In the course of oral argument on March 31, 1983, VSL restated its position regarding its right to appoint counsel for its defense. VSL now acknowledges that Northbrook has the right to have as VSL's "independent counsel" a firm other than Gold, Farrell. VSL insists, however, that Gold, Farrell be permitted to appear in addition to independent counsel to protect VSL's interests and that Northbrook indemnify VSL for the cost of this representation. In support of this claim, VSL relies on cases such as Executive Aviation, Inc. v. National Ins. Underwriting, 16 Cal.App.3d 799, 809-10, 94 Cal.Rptr. 347, 353-54 (1st Dist. 1971), and Employers' Fire Ins. Co. v. Beals, 103 R.I. 623, 240 A.2d 397, 403-04 (1968) -- both of which discuss Prashker v. United States Guar. Co., 1 N.Y.2d 584, 154 N.Y.S.2d 910, 136 N.E.2d 871 (1956) -- for the proposition that an insurer may be obliged to pay for the services of two attrneys for one action.
Northbrook is agreeable to having the independent counsel fully apprise Gold, Farrell of the ongoing status of the law suit. But Northbrook contends that its duty to provide a defense is fully met by the designation of Buckley, Treacy as independent counsel and that such duty does not encompass the indemnification of the insured's counsel.
The Court agrees with Northbrook's position on both these matters.
VSL's right to appoint independent counsel paid by Northbrook stems from the conflict of interest Northbrook faces in exercising the duty it owes to the insured to defend the primary action herein: because the UDC complaint states alternative grounds of liability, some of which are within the policy coverage and some without, Northbrook's interest lies in defending against only the former, while VSL's interest lies primarily in defending against the latter.
See Public Svc. Mut. Ins. Co. v. Goldfarb, 53 N.Y.2d 392, 402, 442 N.Y.S.2d 422, 427 & n.* 425 N.E.2d 810 & n.* (1981); Prashker v. United States Guar. Co., 1 N.Y.2d 584, 593, 154 N.Y.S.2d 910, 917, 136 N.E.2d 871 (1956); Utica Mut. Ins. Co. v. Cherry, 45 A.D.2d 350, 354, 358 N.Y.S.2d 519, 522 (1974), aff'd, 38 N.Y.2d 735, 381 N.Y.S.2d 40, 343 N.E. 2d 758 (1975); Executive Aviation, Inc. v. National Ins. Underwriters, 16 Cal.App.3d 799, 809-10, 94 Cal.Rptr. 347, 353-54 (1st Dist. 1971); Employers' Fire Ins. Co. v. Beals, 103 R.I. 623, 240 A.2d 397 (1968); 7C J. Appleman, Insurance L. & Prac. § 4685.01 (Berdal rev. 1979). See generally Note, The Insurer's Duty to Defend Made Absolute: Gray v. Zurich, 14 U.C.L.A. L.Rev. 1328, 1332-35 (1967).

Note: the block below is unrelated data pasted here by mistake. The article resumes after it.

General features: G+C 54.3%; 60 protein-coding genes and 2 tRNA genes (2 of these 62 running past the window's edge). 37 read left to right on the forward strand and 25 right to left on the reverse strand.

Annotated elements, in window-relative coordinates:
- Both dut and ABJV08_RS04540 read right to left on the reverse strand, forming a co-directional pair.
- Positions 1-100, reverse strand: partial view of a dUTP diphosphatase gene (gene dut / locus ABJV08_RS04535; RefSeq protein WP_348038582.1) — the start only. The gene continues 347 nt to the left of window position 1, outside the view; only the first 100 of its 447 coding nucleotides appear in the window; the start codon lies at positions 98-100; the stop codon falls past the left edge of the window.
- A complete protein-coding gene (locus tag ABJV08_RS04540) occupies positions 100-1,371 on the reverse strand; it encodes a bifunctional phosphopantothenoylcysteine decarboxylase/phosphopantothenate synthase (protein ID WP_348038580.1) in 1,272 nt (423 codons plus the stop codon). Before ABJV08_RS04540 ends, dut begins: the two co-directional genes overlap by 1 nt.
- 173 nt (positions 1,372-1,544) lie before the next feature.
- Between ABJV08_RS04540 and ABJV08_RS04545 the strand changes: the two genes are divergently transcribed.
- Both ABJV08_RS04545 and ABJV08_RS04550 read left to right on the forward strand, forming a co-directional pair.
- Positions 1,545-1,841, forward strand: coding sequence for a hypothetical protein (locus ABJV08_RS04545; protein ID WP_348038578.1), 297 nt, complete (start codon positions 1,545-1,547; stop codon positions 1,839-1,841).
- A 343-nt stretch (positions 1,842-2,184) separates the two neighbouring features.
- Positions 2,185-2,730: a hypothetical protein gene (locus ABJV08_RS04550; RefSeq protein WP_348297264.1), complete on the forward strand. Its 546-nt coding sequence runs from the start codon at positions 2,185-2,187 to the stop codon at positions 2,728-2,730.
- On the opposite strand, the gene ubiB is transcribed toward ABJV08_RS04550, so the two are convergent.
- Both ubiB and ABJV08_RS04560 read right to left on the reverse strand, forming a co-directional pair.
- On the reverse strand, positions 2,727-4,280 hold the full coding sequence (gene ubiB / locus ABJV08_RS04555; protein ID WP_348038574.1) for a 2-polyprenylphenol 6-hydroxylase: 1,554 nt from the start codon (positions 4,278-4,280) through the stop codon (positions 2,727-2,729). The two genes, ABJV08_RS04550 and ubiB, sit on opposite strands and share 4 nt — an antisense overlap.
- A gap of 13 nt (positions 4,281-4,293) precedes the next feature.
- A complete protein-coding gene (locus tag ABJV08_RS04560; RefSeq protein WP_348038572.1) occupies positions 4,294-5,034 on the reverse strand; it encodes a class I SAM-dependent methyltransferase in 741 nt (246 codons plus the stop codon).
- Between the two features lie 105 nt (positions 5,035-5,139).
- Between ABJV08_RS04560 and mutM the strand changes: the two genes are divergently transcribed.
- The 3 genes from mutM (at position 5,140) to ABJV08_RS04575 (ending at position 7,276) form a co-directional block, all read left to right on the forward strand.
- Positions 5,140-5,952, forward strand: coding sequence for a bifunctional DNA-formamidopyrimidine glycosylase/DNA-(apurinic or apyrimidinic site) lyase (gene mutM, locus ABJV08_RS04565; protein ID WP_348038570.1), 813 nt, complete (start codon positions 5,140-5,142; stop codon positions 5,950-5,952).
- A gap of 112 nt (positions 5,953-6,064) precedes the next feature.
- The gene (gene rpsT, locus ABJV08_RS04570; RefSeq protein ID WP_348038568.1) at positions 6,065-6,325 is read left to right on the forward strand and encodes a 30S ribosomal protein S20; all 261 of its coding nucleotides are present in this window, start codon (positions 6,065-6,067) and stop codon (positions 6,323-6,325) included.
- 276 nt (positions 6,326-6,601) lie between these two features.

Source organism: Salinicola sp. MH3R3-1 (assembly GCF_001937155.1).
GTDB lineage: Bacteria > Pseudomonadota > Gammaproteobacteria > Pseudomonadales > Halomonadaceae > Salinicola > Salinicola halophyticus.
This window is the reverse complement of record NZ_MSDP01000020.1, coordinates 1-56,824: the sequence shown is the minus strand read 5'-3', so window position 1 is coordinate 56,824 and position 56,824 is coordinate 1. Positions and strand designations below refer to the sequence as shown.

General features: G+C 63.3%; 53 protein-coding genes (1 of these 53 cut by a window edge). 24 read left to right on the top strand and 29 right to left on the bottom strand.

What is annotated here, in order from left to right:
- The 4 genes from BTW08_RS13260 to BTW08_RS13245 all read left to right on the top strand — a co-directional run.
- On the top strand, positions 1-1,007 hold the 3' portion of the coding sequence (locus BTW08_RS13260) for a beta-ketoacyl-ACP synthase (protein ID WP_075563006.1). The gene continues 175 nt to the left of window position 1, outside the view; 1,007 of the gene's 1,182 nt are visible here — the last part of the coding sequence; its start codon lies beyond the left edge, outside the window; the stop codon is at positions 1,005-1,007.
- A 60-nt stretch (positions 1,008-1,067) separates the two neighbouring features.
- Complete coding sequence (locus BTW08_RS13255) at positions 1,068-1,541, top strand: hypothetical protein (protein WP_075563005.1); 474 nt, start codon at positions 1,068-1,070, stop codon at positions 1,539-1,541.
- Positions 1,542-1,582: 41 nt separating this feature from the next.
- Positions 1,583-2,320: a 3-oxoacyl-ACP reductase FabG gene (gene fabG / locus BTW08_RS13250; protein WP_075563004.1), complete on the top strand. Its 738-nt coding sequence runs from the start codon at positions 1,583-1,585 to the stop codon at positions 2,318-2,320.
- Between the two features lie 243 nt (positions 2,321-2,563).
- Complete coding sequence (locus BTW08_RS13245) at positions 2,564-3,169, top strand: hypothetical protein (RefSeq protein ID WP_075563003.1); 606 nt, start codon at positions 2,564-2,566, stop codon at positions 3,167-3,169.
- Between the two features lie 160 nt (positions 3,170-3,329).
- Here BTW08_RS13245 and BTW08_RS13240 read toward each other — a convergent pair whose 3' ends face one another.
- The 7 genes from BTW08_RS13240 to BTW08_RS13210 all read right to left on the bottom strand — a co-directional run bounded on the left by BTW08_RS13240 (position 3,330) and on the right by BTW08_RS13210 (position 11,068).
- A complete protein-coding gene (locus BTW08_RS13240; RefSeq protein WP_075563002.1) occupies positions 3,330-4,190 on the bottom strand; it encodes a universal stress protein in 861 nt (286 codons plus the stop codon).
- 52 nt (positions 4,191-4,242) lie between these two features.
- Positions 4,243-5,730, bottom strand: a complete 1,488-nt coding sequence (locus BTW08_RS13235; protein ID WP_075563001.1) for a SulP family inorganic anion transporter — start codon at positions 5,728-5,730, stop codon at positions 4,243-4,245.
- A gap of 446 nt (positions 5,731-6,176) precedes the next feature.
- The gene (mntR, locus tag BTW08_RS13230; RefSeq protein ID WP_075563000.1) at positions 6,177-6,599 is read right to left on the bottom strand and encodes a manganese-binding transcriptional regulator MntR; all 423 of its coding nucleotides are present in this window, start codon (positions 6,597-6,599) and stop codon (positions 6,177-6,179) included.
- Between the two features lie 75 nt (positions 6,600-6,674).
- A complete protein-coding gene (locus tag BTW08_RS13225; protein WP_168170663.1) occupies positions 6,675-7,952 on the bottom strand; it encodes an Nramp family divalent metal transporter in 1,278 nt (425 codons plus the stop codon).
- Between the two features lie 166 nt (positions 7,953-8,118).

The role that VSL anticipates for Gold, Farrell is to maintain a watchful eye on the proceedings and keep its client advised. While the assumption of such a role by an insured's counsel is not at all uncommon, we do not believe that the insurer's obligation to provide a defense extends to such services. To the extent, if any, that the insurer's duty to provide an impartial defense by independent counsel encompasses an obligation to provide VSL with the means to police that defense, we are of the view that Northbrook has in this instance adequately met its obligation by instructing independent counsel to cooperate with Gold, Farrell in keeping it apprised of the status of the litigation.
The authorities relied on by VSL are not to the contrary. The court in Executive Aviation, supra, in referring to the insurer's obligation to pay the cost of two attorneys, was considering a situation where the insured and the insurer are each represented at trial by separate counsel, "each of whom is pledged to promote and protect the prime interests of his client." 16 Cal.App.3d at 809, 94 Cal.Rptr. at 354. See also Beals, supra, 240 A.2d at 404 (employing verbatim the above-quoted language from Executive Aviation). Where, however, the defense is to be presented by independent counsel representing both the insured and insurer, as in this instance, the cases indicate that the expense of only the one attorney is to be assumed by the insurer. See id. citing Prashker, supra.
In the same manner that the insurer bears the cost of overseeing the independent conduct of the defense, so should the insured.
Having declined the offer to designate "independent" counsel and having raised no valid objection to counsel designated by Northbrook or the terms of representation, we deny VSL's motion to hold Northbrook in contempt and grant Northbrook's cross-motion for the substitution of Buckley, Treacy as counsel.
Regarding the second dispute between the parties, the allocation of defense costs, we find Northbrook's offer to assume 50 percent thereof to be wholly reasonable. See United States Fire Ins. Co. v. Allstate Ins. Co., 65 A.D.2d 674, 411 N.Y.S.2d 548 (4th Dept. 1978). None of the cases relied upon by VSL, Allstate Ins. Co. v. Consolidated Mut. Ins. Co., 35 A.D.2d 535, 313 N.Y.S.2d 181, 183 (2d Dept. 1970); Eagle Star Ins. Co. of Am. v. General Acc. Fire & Life Ins. Co., 100 Misc. 2d 792, 420 N.Y.S.2d 83 (Sup.Ct. N.Y.Cty 1979), draw any distinctions between primary, excess, or contingent policies. The aggregate face amounts of Zurich's policies in this instance equal $10 million which when compared to Northbrook's $2 million yields a ratio far less favorable to Zurich than that proposed by Northbrook. Moreover, the Northbrook offer appears especially equitable in light of the variance in premiums received by each of the insurers for their primary policies: VSL paid Zurich a total of $282,000 in premiums as contrasted with $55,603 paid to Northbrook. Reply Affidavit of Steven H. Marcus, dated March 28, 1983, at 5. We note, too, that Zurich and Northbrook each assumed different risks and in that regard present a situation distinguishable from the authorities relied upon by VSL. Cf. Cordial Greens Country Club v. Aetna Casualty & Surety Co., 41 N.Y.2d 996, 395 N.Y.S.2d 443, 363 N.E.2d 1178 (1977).
In sum, because we find that Northbrook has attempted in good faith to comply with this Court's judgment of May 28, 1982, VSL's motion for a contempt order is denied. In light of VSL's refusal to designate independent counsel, and its failure even to suggest any cause why Buckley, Treacy could not provide an independent defense, Northbrook's cross-motion for substitution of counsel is granted. Further, Northbrook's offer to share equally with Zurich in the cost of VSL's defense is adopted by the Court as the manner in which costs are to be allocated until such time as the issues of coverage are determined.